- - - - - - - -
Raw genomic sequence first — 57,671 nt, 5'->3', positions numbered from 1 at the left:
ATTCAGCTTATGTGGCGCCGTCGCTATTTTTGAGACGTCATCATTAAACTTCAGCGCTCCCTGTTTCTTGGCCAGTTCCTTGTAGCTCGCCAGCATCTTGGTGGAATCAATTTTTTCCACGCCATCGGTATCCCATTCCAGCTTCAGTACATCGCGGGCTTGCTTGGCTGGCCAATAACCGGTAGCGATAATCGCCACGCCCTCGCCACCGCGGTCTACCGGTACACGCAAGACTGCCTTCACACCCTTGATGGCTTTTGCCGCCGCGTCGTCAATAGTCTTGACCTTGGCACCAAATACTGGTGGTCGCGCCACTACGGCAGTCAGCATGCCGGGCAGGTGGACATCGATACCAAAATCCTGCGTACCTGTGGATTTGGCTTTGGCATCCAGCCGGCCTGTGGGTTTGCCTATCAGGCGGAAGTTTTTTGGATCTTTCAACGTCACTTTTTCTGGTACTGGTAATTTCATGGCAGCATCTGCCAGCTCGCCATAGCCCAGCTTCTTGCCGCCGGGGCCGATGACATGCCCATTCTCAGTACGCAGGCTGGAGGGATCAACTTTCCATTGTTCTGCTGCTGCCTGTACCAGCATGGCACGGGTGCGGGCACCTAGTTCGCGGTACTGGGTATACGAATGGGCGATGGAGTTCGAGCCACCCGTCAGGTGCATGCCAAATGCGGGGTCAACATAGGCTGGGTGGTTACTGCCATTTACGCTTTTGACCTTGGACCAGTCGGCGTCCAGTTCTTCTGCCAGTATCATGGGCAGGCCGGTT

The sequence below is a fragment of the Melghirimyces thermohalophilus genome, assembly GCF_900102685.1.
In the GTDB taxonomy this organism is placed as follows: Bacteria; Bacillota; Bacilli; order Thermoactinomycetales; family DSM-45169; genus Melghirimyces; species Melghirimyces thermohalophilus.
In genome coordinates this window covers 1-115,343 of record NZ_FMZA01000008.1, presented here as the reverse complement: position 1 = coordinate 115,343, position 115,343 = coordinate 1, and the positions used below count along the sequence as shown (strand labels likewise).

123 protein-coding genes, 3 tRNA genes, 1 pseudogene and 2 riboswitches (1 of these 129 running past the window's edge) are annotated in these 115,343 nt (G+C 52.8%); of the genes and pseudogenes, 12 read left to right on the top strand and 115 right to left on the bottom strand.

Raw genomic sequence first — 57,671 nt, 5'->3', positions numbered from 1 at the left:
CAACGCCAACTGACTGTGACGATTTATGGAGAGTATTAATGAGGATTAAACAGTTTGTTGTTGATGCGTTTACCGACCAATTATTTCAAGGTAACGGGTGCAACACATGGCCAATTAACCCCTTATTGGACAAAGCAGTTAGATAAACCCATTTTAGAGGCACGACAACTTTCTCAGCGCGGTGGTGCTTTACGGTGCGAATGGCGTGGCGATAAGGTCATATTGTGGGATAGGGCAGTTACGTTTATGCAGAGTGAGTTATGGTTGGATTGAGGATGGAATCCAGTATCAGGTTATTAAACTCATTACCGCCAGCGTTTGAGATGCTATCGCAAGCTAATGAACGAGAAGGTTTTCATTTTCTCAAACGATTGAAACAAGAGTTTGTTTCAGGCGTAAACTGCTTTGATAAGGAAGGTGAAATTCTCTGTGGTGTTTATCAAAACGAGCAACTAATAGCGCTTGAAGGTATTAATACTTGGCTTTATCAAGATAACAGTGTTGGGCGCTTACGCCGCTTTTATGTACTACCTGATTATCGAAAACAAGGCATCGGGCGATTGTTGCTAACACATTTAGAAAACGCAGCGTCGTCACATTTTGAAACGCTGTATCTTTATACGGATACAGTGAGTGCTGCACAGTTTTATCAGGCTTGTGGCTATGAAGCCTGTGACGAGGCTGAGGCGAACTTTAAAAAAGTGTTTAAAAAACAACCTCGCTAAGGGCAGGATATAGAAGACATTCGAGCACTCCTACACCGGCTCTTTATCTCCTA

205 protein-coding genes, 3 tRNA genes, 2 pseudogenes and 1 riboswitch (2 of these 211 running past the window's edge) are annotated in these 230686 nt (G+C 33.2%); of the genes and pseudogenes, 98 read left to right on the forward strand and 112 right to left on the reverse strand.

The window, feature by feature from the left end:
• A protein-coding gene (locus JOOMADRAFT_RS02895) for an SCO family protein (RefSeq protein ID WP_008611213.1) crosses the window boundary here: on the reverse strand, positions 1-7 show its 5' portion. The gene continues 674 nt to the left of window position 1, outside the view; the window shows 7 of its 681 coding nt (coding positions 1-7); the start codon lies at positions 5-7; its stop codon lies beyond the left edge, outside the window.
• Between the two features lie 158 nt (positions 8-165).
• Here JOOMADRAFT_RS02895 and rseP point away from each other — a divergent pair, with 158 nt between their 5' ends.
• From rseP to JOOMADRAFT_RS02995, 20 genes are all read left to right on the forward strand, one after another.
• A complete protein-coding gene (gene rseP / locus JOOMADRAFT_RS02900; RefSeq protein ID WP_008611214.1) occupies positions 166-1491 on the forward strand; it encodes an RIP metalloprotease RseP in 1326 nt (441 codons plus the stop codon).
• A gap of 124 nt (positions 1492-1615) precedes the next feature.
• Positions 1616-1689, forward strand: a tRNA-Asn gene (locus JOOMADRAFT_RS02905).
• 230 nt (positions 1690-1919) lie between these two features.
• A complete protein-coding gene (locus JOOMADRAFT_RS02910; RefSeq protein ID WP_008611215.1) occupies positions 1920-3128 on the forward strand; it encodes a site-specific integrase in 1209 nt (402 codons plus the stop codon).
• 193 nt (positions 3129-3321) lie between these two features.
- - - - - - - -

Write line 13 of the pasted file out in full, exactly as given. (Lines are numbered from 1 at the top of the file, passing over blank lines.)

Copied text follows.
• Here JOOMADRAFT_RS02895 and rseP point away from each other — a divergent pair, with 158 nt between their 5' ends.